KALAMAZOO, Mich.—Middle-school geography whizzes from across the state will be on the Western Michigan University campus Friday, April 6, to compete for the Michigan National Geographic Bee state title and a chance to travel to Washington, D.C., for the national contest.
State bees are being held around the nation April 6, with 101 fourth- to eighth-graders slated to be on the WMU campus for a second round of competition after winning their local contests. The WMU event is scheduled for the Fetzer Center, with preliminary rounds starting at 12:30 p.m. and the final round set to begin at 2:15 p.m. to determine the Michigan winner.
Students from public and private schools in every part of the state will compete to determine the Michigan winner. Contestants this year include four students from the Kalamazoo/Portage area and eight from Grand Rapids and surrounding suburbs.
This is the 30th anniversary of the National Geographic Bee. To celebrate, the cash prize for the top three students in each state competition has been doubled.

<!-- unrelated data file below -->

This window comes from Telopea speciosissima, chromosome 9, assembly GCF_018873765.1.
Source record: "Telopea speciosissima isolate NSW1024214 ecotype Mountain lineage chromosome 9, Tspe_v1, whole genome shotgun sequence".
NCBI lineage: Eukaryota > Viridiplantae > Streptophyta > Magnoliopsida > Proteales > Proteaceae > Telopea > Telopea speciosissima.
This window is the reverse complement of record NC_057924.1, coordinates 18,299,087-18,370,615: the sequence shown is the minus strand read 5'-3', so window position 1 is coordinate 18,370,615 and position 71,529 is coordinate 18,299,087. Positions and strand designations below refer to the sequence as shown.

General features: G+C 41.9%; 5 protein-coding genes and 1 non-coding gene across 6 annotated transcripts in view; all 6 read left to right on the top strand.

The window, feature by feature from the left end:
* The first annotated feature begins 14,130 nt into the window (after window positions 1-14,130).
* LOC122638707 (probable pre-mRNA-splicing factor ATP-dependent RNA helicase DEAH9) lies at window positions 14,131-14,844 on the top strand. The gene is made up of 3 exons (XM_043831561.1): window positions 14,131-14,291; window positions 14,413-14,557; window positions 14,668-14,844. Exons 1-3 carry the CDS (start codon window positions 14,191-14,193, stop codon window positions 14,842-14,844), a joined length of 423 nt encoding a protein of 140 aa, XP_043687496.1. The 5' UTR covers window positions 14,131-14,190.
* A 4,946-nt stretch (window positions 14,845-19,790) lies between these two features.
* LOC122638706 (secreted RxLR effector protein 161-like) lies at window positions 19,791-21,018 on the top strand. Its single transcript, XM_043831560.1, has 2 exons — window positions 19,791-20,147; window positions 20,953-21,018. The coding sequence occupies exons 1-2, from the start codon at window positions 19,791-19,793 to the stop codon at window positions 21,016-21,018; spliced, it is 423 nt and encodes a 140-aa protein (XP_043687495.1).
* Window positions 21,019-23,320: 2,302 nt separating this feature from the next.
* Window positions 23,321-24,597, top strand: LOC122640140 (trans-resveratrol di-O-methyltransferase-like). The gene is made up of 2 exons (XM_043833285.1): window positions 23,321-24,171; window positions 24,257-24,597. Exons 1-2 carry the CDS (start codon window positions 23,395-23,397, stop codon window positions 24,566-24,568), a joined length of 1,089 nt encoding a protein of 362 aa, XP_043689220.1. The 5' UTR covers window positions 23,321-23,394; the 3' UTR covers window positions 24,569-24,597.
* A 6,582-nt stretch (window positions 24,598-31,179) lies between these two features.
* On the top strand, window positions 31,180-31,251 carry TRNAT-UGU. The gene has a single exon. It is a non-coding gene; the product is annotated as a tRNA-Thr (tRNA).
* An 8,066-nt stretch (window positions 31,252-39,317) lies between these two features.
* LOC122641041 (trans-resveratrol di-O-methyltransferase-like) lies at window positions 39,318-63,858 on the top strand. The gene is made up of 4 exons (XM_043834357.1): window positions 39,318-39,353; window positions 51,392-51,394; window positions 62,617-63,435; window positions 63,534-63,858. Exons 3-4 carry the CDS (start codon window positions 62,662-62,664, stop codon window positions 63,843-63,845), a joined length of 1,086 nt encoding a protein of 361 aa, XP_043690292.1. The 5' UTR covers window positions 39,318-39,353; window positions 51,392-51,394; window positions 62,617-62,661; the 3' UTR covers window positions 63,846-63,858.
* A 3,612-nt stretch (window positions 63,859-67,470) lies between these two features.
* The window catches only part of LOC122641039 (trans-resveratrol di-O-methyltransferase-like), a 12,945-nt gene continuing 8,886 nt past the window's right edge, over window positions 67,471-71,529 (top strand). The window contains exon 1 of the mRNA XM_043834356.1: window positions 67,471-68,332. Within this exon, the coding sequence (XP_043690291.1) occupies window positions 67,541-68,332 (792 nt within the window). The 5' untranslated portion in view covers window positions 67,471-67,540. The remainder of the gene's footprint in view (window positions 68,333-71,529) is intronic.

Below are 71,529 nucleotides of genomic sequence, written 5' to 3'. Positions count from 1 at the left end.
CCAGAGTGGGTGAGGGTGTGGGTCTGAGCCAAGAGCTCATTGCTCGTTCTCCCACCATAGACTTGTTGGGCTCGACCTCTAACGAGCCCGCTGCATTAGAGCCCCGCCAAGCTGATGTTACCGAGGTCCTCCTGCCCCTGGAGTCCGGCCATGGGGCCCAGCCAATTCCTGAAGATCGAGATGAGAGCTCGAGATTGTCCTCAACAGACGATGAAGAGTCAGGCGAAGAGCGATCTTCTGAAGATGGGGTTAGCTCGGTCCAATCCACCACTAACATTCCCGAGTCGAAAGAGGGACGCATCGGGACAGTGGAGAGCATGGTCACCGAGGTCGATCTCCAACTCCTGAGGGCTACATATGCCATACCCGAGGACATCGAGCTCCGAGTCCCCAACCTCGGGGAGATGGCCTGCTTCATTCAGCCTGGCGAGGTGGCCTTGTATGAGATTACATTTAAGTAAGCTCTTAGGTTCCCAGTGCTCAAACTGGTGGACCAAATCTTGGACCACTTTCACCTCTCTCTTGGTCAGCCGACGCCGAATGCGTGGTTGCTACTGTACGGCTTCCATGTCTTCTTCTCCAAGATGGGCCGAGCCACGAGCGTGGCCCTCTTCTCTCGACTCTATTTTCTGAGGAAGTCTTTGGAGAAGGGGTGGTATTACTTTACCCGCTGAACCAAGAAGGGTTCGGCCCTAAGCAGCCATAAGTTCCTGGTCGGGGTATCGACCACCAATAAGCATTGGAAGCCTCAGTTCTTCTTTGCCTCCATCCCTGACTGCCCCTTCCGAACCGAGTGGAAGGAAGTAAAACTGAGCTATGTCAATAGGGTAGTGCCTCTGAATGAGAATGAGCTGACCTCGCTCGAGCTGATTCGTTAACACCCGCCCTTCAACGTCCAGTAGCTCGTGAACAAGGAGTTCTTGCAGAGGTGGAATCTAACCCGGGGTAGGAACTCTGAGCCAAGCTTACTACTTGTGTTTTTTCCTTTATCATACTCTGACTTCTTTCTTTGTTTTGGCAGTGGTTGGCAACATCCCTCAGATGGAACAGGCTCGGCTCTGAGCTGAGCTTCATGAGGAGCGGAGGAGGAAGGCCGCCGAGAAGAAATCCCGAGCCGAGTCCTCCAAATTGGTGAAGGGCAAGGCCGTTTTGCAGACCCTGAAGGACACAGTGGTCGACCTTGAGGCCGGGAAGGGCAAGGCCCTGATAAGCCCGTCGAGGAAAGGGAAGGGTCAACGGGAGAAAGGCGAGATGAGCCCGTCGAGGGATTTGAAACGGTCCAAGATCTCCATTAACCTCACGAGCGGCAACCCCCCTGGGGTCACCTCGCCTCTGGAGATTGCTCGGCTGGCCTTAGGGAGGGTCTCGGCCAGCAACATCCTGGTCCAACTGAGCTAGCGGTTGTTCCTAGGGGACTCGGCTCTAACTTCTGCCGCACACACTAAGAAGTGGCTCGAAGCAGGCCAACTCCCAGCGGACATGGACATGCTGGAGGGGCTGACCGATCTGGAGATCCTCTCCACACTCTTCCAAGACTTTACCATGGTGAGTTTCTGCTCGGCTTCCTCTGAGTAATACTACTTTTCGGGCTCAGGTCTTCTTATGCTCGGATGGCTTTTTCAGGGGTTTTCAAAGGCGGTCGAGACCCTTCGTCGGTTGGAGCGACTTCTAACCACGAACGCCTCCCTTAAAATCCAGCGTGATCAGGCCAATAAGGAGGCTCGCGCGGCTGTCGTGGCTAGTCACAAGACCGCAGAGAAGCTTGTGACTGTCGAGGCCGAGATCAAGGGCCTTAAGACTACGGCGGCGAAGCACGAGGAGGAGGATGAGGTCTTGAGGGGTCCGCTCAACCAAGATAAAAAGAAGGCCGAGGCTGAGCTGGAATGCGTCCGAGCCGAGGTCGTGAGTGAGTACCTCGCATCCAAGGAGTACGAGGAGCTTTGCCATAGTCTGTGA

Each state champion will receive $200, the "National Geographic Visual Atlas of the World, 2nd Edition," and a trip to Washington, D.C., to represent Michigan in the National Geographic Bee Championship May 20-23.
The final round of the national event will be held at the National Geographic Society's headquarters and will be moderated by journalist and humorist Mo Rocca.
The national champion will receive a $50,000 college scholarship, a lifetime membership in the society, which includes a lifetime subscription to National Geographic magazine, and an all-expenses-paid Lindblad expedition to the Galápagos Islands aboard the National Geographic Endeavour ll. Travel for the trip is provided by Lindblad Expeditions and National Geographic.
The second- and third-place finishers will receive $25,000 and $10,000 college scholarships, respectively. For more information on the National Geographic Bee, visit natgeobee.org.
National Geographic Society
The National Geographic Society is one of the world's largest nonprofit scientific and educational organizations. Founded in 1888 to "increase and diffuse geographic knowledge," the society works to inspire people to care about the planet. It reaches more than 325 million people worldwide each month through its official journal, National Geographic, and various other tools. The society developed the National Geographic Bee in 1989 in response to concern about the lack of geographic knowledge among young people in the United States.
For more information about the Michigan National Geographic State Bee being held at WMU, contact Dr. Lisa DeChano-Cook, a WMU associate professor of geography, who is the Michigan coordinator for the initiative. She can be reached at (269) 387-3536 or (269) 598-9532.